Netflix considers lower-price plan with ads amid drop in subscribers
SAN FRANCISCO - Netflix is "quite open" to offering a lower-price plan supported by advertising as the company reckons with a drop in its subscribers and other rival platforms chipping away at its vast audience.
Netflix's customer base fell by 200,000 subscribers during the January-March quarter, the first decline the streaming service has seen since it became available throughout most of the world six years ago. The drop stemmed in part from Netflix's decision to withdraw from Russia to protest the war against Ukraine, resulting in a loss of 700,000 subscribers.
The company projected a loss of another 2 million subscribers in the current April-June quarter.
"Those who have followed Netflix know that I have been against the complexity of advertising and a big fan of the simplicity of subscription," co-CEO Reed Hastings said in an earnings interview on Tuesday.
"But as much as I am a fan of that, I am a bigger fan of consumer choice, and allowing consumers who would like to have a lower price and are advertising-tolerant to get what they want makes a lot of sense," Hastings continued. "That's something we're looking at now, we're trying to figure out over the next year or two. But think of us as quite open to offering even lower prices with advertising as a consumer choice."
Netflix offered no additional information about how a cheaper ad-supported service tier would work or how much it would cost. Another rival, Hulu, has long offered an ad-supported tier.
In January, Netflix raised prices on all plans in the U.S. A Basic plan costs $9.99 a month, the Standard plan costs $15.49 a month, and the Premium plan costs $19.99 a month.
The looming changes, which also include minimizing password sharing, are designed to help Netflix regain momentum lost over the past year. Pandemic-driven lockdowns that drove binge-watching have lifted, while deep-pocketed companies such as Apple and Walt Disney have created notable competition in the streaming world.
The Los Gatos, California, company estimated that about 100 million households worldwide are watching its service for free by using the account of a friend or another family member, including 30 million in the U.S. and Canada.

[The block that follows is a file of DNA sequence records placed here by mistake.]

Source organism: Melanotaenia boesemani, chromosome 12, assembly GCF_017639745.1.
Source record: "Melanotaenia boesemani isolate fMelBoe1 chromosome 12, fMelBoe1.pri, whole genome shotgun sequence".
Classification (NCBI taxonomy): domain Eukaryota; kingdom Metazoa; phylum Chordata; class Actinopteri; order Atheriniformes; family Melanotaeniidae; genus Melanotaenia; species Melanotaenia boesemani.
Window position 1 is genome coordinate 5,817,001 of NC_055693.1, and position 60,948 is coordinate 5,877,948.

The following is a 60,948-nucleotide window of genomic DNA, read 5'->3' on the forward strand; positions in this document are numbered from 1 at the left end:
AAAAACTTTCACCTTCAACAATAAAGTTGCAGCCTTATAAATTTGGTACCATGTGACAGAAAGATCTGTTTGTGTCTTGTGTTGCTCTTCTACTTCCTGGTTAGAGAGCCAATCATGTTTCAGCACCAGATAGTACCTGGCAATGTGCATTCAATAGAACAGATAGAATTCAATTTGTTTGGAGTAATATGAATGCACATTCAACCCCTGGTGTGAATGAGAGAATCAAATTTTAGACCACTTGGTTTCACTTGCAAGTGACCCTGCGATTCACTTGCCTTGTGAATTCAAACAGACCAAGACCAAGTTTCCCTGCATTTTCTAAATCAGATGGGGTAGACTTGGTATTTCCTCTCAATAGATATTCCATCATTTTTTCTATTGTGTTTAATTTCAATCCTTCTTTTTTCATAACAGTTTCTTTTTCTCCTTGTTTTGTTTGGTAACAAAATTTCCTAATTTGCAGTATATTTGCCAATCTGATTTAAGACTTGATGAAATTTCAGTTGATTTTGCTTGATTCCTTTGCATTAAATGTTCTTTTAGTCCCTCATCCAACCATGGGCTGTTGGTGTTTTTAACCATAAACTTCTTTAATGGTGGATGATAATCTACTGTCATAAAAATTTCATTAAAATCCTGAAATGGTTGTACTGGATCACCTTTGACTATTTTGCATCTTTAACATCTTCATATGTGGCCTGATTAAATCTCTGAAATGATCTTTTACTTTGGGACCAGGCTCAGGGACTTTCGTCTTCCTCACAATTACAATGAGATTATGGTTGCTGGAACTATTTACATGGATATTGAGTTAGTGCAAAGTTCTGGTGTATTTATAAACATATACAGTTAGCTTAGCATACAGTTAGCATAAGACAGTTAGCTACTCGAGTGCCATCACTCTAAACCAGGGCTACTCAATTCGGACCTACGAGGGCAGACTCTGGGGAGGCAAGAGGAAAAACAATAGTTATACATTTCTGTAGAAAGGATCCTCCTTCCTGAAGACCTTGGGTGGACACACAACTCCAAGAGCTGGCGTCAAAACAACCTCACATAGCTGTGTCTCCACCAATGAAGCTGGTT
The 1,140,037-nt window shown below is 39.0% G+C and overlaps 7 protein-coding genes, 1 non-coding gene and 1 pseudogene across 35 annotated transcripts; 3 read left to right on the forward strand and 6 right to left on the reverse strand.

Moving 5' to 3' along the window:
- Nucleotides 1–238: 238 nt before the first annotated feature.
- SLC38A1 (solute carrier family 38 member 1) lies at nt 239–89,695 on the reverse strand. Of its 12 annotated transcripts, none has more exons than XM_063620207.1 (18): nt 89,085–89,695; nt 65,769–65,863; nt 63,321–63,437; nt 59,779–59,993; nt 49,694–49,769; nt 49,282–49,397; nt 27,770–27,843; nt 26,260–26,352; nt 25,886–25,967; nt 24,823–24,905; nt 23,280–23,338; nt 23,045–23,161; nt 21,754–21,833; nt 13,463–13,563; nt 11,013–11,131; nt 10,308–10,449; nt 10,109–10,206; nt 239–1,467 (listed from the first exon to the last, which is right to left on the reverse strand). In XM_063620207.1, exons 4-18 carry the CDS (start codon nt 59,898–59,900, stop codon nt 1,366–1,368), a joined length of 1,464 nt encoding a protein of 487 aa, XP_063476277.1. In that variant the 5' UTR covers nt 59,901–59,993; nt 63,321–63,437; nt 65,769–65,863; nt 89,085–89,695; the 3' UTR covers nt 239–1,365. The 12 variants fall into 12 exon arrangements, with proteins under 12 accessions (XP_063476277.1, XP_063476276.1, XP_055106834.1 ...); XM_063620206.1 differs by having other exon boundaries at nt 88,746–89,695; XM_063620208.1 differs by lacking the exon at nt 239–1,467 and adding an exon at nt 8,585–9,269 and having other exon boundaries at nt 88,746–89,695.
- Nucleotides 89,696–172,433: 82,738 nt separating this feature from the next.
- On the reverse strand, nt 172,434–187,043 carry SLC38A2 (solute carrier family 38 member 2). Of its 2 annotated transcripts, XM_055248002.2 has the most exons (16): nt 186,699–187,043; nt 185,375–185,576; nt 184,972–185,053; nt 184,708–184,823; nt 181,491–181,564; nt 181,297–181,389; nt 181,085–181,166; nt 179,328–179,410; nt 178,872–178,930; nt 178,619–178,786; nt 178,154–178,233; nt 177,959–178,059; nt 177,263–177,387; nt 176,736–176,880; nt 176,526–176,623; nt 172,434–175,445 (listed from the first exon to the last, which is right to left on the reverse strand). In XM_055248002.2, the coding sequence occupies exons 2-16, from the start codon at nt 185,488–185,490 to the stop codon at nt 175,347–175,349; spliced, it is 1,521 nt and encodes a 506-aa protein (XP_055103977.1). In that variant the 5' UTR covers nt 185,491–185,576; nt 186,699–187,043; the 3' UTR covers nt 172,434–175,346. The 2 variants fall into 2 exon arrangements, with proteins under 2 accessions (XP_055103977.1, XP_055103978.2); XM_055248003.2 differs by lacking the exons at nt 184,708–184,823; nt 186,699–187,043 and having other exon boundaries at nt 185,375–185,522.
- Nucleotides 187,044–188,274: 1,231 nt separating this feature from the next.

"Those are over 100 million households already are choosing to view Netflix," Hastings said. "We’ve just got to get paid at some degree for them."
To get more people to pay for their own accounts, Netflix indicated it will expand a trial program it has been running in three Latin American countries — Chile, Costa Rica and Peru. In these locations, subscribers can extend service to another household for a discounted price. In Costa Rica, for instance, Netflix plan prices range from $9 to $15 a month, but subscribers can openly share their service with another household for $3.
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Netflix believes these changes will help it build upon its current 221.6 million worldwide subscribers. But the company was previously stung by a customer backlash in 2011 when it unveiled plans to begin charging for its then-nascent streaming service, which had been bundled for free with its traditional DVD-by-mail service before its international expansion.
In the months after that change, Netflix lost 800,000 subscribers, prompting an apology from Hastings for botching the execution of the spin-off.
Tuesday’s announcement was in stark contrast to two years ago for Netflix, when millions of consumers forced to stay at home were desperately seeking diversions. Netflix added 36 million subscribers in 2020, the first year of the pandemic, which was by far the largest annual growth since its video streaming service’s debut in 2007.
But Hastings now believes those outsized gains may have blinded management. "COVID created a lot of noise on how to read the situation," he said in the earnings interview.
Netflix began heading in a new direction last year when its service added video games at no additional charge in an attempt to give people another reason to subscribe.
Escalating inflation over the past year has also squeezed household budgets, leading more consumers to rein in their spending on discretionary items. Despite that pressure, Netflix raised the prices in the U.S., where it has its greatest household penetration — and where it's had the most trouble finding more subscribers.
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This story was reported from Cincinnati. The Associated Press contributed.